The historical separation comes from Alt-Ergo origins in the Coq ecosystem: in Coq, prop is much richer than bool. In Alt-Ergo 2.3.0, prop and bool have been merged in order to simplify interactions with the SMT-LIB standard.

Note that bool can be used in more syntactic constructs than prop.

  • prop cannot be the input or output type of a interpreted function (function keyword), whereas bool can.

  • prop cannot be used in the declaration of new types (type keyword), whereas bool can.

  • prop cannot be used as the value of a type variable, whereas bool can.

  • prop cannot be the input of an uninterpreted function (logic keyword), whereas bool can. In all other cases, it is advised the use prop rather than bool, because it is better handled internally by Alt-Ergo. However, using bool would be correct.

  • prop and bool can be the output type of an uninterpreted function (logic keyword).

  • prop and bool can be the type of an uninterpreted variable (logic keyword). Note that a predicate has prop output type.

Examples

(* Correct example *)
logic A,B,C: prop
axiom a1: A -> B
axiom a2: B -> C
goal g: (B->A) and (C->B) -> (A <-> C)
(* Equivalent example using bool *)
logic A,B,C: bool
axiom a1: A -> B
axiom a2: B -> C
goal g: (B->A) and (C->B) -> (A <-> C)

Numeric operators

Operation Notation Type(s)
Unary negative -x int -> int,
real -> real
Addition x + y int, int -> int,
real, real -> real
Subtraction x - y int, int -> int,
real, real -> real
Multiplication x * y int, int -> int,
real, real -> real
Division x / y int, int -> int,
real, real -> real
Remainder x % y int, int -> int
Exponentiation (int) x ** y int, int -> int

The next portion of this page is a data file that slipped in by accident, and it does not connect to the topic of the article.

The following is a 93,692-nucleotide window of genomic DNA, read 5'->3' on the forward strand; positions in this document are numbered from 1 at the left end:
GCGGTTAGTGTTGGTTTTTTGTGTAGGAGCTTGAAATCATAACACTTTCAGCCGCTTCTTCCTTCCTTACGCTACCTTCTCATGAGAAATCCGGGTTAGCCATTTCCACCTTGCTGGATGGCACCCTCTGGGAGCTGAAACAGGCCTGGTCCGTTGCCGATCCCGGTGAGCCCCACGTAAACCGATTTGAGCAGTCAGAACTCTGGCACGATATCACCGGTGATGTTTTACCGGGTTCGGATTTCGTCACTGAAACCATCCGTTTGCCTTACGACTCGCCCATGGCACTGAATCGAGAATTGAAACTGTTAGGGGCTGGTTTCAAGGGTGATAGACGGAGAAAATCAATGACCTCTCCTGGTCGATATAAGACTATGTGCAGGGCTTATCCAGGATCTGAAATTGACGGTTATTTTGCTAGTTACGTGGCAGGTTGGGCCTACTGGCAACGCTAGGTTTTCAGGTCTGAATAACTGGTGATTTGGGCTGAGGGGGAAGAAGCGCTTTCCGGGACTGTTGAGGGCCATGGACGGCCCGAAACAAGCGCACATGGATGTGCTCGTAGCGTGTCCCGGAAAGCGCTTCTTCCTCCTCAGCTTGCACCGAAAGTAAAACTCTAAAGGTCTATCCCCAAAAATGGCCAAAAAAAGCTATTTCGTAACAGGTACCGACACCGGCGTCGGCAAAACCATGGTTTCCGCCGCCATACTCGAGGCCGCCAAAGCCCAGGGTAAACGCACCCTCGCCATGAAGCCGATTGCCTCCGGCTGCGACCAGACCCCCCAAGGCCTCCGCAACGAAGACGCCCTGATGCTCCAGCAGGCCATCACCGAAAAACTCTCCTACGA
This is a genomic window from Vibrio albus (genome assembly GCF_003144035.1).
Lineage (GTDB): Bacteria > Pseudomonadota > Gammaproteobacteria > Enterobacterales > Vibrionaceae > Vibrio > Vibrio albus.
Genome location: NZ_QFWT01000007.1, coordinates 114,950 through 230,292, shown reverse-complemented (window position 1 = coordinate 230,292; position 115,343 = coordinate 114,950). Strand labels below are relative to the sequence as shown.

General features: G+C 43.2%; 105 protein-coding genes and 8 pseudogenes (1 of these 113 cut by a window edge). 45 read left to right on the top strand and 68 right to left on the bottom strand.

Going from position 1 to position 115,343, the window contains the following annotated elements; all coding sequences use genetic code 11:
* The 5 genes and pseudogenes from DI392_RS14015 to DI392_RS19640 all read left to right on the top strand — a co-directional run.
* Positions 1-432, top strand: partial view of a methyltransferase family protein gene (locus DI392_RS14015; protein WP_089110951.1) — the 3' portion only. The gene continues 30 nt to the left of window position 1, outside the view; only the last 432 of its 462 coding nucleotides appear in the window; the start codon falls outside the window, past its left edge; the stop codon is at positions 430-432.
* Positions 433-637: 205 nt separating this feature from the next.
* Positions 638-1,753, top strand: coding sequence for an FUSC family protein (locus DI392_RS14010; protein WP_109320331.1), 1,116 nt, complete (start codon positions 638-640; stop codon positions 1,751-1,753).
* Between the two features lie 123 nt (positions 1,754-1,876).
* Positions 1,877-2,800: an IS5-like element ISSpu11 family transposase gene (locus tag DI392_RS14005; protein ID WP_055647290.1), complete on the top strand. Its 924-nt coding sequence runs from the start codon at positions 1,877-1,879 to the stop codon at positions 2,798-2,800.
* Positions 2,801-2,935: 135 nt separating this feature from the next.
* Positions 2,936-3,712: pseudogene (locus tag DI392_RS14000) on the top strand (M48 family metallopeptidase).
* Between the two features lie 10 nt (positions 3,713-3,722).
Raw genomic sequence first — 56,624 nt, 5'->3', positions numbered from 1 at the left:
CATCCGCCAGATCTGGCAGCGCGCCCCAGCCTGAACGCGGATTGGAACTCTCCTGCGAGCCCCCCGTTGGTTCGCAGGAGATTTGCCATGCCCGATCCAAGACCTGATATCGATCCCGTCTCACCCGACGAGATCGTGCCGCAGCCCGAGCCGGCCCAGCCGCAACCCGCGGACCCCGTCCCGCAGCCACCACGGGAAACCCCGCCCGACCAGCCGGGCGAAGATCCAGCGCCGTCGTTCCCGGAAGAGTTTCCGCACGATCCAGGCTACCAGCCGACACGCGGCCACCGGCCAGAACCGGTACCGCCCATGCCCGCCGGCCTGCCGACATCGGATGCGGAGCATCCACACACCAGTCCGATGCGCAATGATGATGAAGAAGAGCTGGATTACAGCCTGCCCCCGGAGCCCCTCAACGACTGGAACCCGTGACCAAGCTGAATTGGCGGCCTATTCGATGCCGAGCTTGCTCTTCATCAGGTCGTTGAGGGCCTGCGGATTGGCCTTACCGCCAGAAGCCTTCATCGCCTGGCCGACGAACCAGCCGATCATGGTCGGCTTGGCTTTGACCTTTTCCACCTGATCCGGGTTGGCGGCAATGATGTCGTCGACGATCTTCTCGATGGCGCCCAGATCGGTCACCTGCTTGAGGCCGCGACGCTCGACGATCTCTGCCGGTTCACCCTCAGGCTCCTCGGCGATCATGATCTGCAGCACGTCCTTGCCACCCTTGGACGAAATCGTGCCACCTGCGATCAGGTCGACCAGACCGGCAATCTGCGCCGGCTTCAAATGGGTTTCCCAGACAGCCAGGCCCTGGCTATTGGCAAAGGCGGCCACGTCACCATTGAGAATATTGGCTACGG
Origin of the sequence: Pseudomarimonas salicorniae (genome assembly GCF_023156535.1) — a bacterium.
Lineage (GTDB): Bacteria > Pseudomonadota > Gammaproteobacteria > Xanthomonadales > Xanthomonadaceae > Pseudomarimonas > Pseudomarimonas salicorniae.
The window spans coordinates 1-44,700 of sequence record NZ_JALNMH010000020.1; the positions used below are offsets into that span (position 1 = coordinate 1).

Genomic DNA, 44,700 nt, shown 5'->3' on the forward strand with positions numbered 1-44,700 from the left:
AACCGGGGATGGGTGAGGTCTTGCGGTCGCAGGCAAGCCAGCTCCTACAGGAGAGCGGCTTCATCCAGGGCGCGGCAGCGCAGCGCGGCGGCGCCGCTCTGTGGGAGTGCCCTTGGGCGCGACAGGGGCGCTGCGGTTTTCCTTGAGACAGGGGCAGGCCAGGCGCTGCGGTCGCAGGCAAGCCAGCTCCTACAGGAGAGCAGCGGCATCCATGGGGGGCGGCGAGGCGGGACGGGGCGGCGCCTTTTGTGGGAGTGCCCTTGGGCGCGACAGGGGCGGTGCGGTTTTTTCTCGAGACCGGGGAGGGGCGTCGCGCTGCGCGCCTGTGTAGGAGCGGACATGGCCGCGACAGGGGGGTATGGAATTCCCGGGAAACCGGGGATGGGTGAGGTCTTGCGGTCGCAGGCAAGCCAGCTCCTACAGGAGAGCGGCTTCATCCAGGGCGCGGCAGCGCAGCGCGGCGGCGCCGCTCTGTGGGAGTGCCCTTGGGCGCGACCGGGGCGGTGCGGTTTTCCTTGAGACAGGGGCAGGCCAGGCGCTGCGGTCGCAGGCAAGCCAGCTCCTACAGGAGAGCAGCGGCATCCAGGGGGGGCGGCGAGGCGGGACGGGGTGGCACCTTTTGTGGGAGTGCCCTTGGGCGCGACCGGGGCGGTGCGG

Exponentiation (real) x **. y real, real -> real,
real, int -> real,
int, real -> real,
int, int -> real

Comparisons

Operation Notation Type(s) Notes
Equality x = y 'a, 'a -> bool 'a can be any type
Inequality x <> y 'a, 'a -> bool Syntactic sugar for not(x = y)
All distinct distinct(x1,x2,x3, ..., xn) 'a, 'a, ..., 'a -> bool Can be used on any number of operands.
Syntactic sugar for (x1<>x2) and ... and (x1<>xn) and (x2<>x3) and ...
Strictly less than x < y int, int -> bool,
real, real -> bool
Lesser than or equal to x <= y int, int -> bool,
real, real -> bool
Strictly greater than x > y int, int -> bool,
real, real -> bool
Greater than or equal to x >= y int, int -> bool,
real, real -> bool

Note that binary comparisons operators can be chained: if op1, op2, … are binary comparisons operators, than x0 op1 x1 op2 x2 ... has the same semantic as (x0 op1 x1) and (x1 op2 x2) and ....

One use of this is the creation of intervals, as in the following example.

(* Linear arithmetic over integers *)
goal g:
    forall x,y,z,t:int.
    0 <= y + z <= 1  ->
    x + t + y + z = 1 ->
    y + z <> 0 ->
    x + t = 0

Bitvectors

Remember that bitvectors are fixed-size binary words: vectors of 0 and 1.